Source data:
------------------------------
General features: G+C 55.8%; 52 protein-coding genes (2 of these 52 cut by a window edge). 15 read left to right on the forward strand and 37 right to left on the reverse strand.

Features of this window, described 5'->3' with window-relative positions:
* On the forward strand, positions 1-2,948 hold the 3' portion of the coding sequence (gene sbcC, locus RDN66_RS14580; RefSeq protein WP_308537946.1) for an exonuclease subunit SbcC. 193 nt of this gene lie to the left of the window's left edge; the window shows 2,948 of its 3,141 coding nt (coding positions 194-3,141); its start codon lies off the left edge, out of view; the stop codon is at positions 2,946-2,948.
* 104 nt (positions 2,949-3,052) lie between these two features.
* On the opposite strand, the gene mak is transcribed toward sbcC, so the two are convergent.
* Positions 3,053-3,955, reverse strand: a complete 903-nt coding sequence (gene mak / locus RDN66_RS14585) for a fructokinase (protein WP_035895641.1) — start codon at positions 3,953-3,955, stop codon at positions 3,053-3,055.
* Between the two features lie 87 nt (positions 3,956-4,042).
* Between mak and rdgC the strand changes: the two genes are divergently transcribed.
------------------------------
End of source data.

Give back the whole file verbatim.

General features: G+C 55.8%; 52 protein-coding genes (2 of these 52 cut by a window edge). 15 read left to right on the forward strand and 37 right to left on the reverse strand.

Features of this window, described 5'->3' with window-relative positions:
* On the forward strand, positions 1-2,948 hold the 3' portion of the coding sequence (gene sbcC, locus RDN66_RS14580; RefSeq protein WP_308537946.1) for an exonuclease subunit SbcC. 193 nt of this gene lie to the left of the window's left edge; the window shows 2,948 of its 3,141 coding nt (coding positions 194-3,141); its start codon lies off the left edge, out of view; the stop codon is at positions 2,946-2,948.
* 104 nt (positions 2,949-3,052) lie between these two features.
* On the opposite strand, the gene mak is transcribed toward sbcC, so the two are convergent.
* Positions 3,053-3,955, reverse strand: a complete 903-nt coding sequence (gene mak / locus RDN66_RS14585) for a fructokinase (protein WP_035895641.1) — start codon at positions 3,953-3,955, stop codon at positions 3,053-3,055.
* Between the two features lie 87 nt (positions 3,956-4,042).
* Between mak and rdgC the strand changes: the two genes are divergently transcribed.